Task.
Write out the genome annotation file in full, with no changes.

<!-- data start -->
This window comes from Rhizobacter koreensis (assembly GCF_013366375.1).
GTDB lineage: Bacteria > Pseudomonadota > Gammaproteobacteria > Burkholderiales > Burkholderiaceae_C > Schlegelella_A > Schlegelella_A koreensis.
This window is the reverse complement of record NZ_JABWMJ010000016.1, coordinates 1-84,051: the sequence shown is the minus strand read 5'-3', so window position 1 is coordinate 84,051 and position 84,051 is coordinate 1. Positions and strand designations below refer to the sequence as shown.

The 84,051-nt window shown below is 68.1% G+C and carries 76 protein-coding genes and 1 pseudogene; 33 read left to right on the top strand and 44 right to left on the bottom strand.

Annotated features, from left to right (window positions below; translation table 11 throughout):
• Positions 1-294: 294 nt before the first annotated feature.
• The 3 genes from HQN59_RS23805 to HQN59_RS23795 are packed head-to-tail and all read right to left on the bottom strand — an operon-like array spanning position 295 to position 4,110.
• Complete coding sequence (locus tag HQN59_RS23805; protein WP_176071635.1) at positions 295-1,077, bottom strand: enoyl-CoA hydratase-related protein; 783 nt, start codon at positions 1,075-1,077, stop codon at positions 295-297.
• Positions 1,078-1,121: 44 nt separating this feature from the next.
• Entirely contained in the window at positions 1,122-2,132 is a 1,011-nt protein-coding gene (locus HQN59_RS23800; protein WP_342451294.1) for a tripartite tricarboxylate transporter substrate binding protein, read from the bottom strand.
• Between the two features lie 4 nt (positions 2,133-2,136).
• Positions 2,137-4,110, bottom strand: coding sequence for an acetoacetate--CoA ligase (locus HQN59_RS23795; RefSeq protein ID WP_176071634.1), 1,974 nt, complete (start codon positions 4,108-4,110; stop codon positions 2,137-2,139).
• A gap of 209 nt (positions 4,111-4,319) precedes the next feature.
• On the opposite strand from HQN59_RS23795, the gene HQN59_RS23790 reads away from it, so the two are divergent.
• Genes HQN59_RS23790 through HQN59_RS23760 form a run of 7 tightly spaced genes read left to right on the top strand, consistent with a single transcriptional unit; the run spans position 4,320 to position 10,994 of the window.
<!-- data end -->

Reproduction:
This window comes from Rhizobacter koreensis (assembly GCF_013366375.1).
GTDB lineage: Bacteria > Pseudomonadota > Gammaproteobacteria > Burkholderiales > Burkholderiaceae_C > Schlegelella_A > Schlegelella_A koreensis.
This window is the reverse complement of record NZ_JABWMJ010000016.1, coordinates 1-84,051: the sequence shown is the minus strand read 5'-3', so window position 1 is coordinate 84,051 and position 84,051 is coordinate 1. Positions and strand designations below refer to the sequence as shown.

The 84,051-nt window shown below is 68.1% G+C and carries 76 protein-coding genes and 1 pseudogene; 33 read left to right on the top strand and 44 right to left on the bottom strand.

Annotated features, from left to right (window positions below; translation table 11 throughout):
• Positions 1-294: 294 nt before the first annotated feature.
• The 3 genes from HQN59_RS23805 to HQN59_RS23795 are packed head-to-tail and all read right to left on the bottom strand — an operon-like array spanning position 295 to position 4,110.
• Complete coding sequence (locus tag HQN59_RS23805; protein WP_176071635.1) at positions 295-1,077, bottom strand: enoyl-CoA hydratase-related protein; 783 nt, start codon at positions 1,075-1,077, stop codon at positions 295-297.
• Positions 1,078-1,121: 44 nt separating this feature from the next.
• Entirely contained in the window at positions 1,122-2,132 is a 1,011-nt protein-coding gene (locus HQN59_RS23800; protein WP_342451294.1) for a tripartite tricarboxylate transporter substrate binding protein, read from the bottom strand.
• Between the two features lie 4 nt (positions 2,133-2,136).
• Positions 2,137-4,110, bottom strand: coding sequence for an acetoacetate--CoA ligase (locus HQN59_RS23795; RefSeq protein ID WP_176071634.1), 1,974 nt, complete (start codon positions 4,108-4,110; stop codon positions 2,137-2,139).
• A gap of 209 nt (positions 4,111-4,319) precedes the next feature.
• On the opposite strand from HQN59_RS23795, the gene HQN59_RS23790 reads away from it, so the two are divergent.
• Genes HQN59_RS23790 through HQN59_RS23760 form a run of 7 tightly spaced genes read left to right on the top strand, consistent with a single transcriptional unit; the run spans position 4,320 to position 10,994 of the window.